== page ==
# Multivariable chain rule problem with second partial derivatives

I've recently learned the chain rule for multivariable calculus, and received the following question on our latest assignment:

$$w:\mathbb{R}^2\rightarrow\mathbb{R}$$ is a twice differentiable function such that $$\triangle w=w_{xx}+w_{yy}=0$$

Define: $$\phi:\mathbb{R}^2\rightarrow\mathbb{R^2},\quad \phi(u,v)=(u^2-v^2,2uv)$$

Let $$h$$ be the composition of $$w$$ and $$\phi$$: $$h:\mathbb{R}^2\rightarrow\mathbb{R},\quad h=w\circ\phi$$ Prove $$\triangle h=h_{uu}+h_{vv}=0$$

This is what I have done so far:

Define: $$x(u,v)=u^2-v^2,\quad y(u,v)=2uv$$ So, using the chain rule, we will find the first partial derivative of $$h$$ with respect to $$u$$: $$\frac{\partial h}{\partial u}=\frac{\partial h}{\partial x}\frac{\partial x}{\partial u}+\frac{\partial h}{\partial y}\frac{\partial y}{\partial u}=2u\cdot\frac{\partial h}{\partial x}+2v\cdot\frac{\partial h}{\partial y}$$

And the second partial derivative with respect to $$u$$ will be: $$\frac{\partial^2 h}{\partial^2 u}=\frac{\partial}{\partial u}(2u\cdot\frac{\partial h}{\partial x}+2v\cdot\frac{\partial h}{\partial y})$$

I do the same thing with the partial derivatives of $$h$$ with respect to $$v$$, and I get: $$\frac{\partial^2 h}{\partial^2 v}=\frac{\partial}{\partial v}(-2v\cdot\frac{\partial h}{\partial x}+2u\cdot\frac{\partial h}{\partial y})$$

Here I am stuck. I am not sure what I can do with the partial derivatives $$\frac{\partial h}{\partial y}$$ and $$\frac{\partial h}{\partial x}$$.

Any help will be appreciated, Thanks!

• What is $w \circ \phi$? Mar 16, 2022 at 8:15
• It's a function composition, I'll edit the post for clarity
– Ilay
Mar 16, 2022 at 8:17
• Okay, I asked because you originally wrote that the range of $\phi$ is $\mathbb R$. Mar 16, 2022 at 8:29
• Yep, I've edited that too, thanks :)
– Ilay
Mar 16, 2022 at 8:29

I am not sure what I can do with the partial derivatives $$\tfrac{∂h}{∂y}$$ and $$\tfrac{∂h}{∂x}$$.

Leave them, as they are cleaner to write.

They are actually the compositions: $$\tfrac{\partial h}{\partial x}=\tfrac{\partial \omega}{\partial x}\circ\phi$$ and $$\tfrac{\partial h}{\partial y}=\tfrac{\partial \omega}{\partial y}\circ\phi$$ .

Therefore $$\tfrac{\partial^2 h}{\partial x~^2}+\tfrac{\partial^2 h}{\partial y~^2}=0$$, because $$\left[\tfrac{\partial^2 \omega}{\partial x~^2}+\tfrac{\partial^2 \omega}{\partial y~^2}\right]\circ\phi=0$$.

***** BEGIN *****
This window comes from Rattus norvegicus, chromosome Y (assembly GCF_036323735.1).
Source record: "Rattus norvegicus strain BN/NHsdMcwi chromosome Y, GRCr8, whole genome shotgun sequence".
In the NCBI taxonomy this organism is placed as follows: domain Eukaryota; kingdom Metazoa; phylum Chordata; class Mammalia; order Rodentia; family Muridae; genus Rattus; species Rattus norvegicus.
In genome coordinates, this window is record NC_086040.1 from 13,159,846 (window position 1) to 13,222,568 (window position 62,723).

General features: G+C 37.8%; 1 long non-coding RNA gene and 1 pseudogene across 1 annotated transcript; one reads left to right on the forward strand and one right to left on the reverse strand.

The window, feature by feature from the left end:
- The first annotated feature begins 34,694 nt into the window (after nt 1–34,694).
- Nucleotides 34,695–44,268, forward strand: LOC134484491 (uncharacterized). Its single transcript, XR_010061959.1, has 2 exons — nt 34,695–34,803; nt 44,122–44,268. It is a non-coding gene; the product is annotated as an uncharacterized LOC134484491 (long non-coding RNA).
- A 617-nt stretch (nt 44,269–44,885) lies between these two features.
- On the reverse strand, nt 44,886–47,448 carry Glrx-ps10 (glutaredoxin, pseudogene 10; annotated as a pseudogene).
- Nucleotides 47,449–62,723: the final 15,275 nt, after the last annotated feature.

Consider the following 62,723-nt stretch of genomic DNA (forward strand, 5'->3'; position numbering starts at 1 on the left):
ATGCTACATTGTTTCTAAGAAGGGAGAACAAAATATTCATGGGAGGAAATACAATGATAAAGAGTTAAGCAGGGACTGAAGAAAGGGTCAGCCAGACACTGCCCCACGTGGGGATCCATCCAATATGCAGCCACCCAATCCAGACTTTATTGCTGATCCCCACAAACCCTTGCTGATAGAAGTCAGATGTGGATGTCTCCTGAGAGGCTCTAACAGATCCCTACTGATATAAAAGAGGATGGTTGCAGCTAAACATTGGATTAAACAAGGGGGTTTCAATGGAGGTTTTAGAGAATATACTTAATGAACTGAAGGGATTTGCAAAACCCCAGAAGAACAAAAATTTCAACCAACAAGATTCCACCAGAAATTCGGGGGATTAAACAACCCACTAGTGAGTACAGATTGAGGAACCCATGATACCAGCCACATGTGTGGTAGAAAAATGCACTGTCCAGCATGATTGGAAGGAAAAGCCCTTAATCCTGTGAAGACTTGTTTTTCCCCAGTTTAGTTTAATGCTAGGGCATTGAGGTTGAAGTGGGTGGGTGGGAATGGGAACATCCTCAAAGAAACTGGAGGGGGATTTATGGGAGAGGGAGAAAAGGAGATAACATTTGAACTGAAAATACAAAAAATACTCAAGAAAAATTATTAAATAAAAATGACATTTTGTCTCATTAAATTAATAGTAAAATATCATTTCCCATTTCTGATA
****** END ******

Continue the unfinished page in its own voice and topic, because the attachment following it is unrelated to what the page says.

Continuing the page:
So your aim is just to show that when evaluating $$\tfrac{\partial^2 h}{\partial u~^2}+\tfrac{\partial^2 h}{\partial v~^2}$$, you have a product of some factor and the sum $$\tfrac{\partial^2 h}{\partial x~^2}+\tfrac{\partial^2 h}{\partial y~^2}$$, and all other terms vanish.

Up next is the product rule:\begin{align}\dfrac{\partial^2 h}{\partial u^2}&=\dfrac{\partial~~}{\partial u}\left(2u\dfrac{\partial h}{\partial x}+2v\dfrac{\partial h}{\partial y}\right)\\&=2\dfrac{\partial h}{\partial x}+2u\left(\dfrac{\partial ~~}{\partial u}\dfrac{\partial h}{\partial x}\right)+0+2v\left(\dfrac{\partial ~~}{\partial u}\dfrac{\partial h}{\partial y}\right)\end{align}

... and then the chain rule again. Likewise for the double v derivative. Finally, add and see what cancels.

• Personally I would have stuck with the $h_u$ and $h_x:=\omega_x{\circ}\phi$ notation.\begin{align}h_u&=2 u~h_x+2v~h_y\\h_{uu}& = 2~h_x+2u~(h_x)_u+2v~(h_y)_u\end{align} Mar 16, 2022 at 16:27
• This was very clear, thank you!
– Ilay
Mar 16, 2022 at 16:53

Denote by $$\mathbf{J}=2\begin{pmatrix} u & -v \\ v & u \end{pmatrix}$$ the Jacobian matrix so that $$d\mathbf{x}=\mathbf{J}\cdot d\mathbf{u}$$.

It is easy to see that gradients in both coordinates are linked by the relation $$\mathbf{g}_u = \mathbf{J}^T \mathbf{g}_x$$.

Differentiating this expression, yields $$\begin{eqnarray} d\mathbf{g}_u &=& (d\mathbf{J})^T \mathbf{g}_x + \mathbf{J}^T d\mathbf{g}_x = \left[ \mathbf{A} + \mathbf{J}^T \mathbf{H}_x \mathbf{J} \right] d\mathbf{u} \\ \end{eqnarray}$$ Note: I leave to you to compute the $$\mathbf{A}$$ matrix.

The bracket term is the Hessian in $$(u,v)$$ coordinates. Doing computations, you will see that the trace of the bracket term is indeed null if $$\mathrm{tr}(\mathbf{H}_x)=0$$.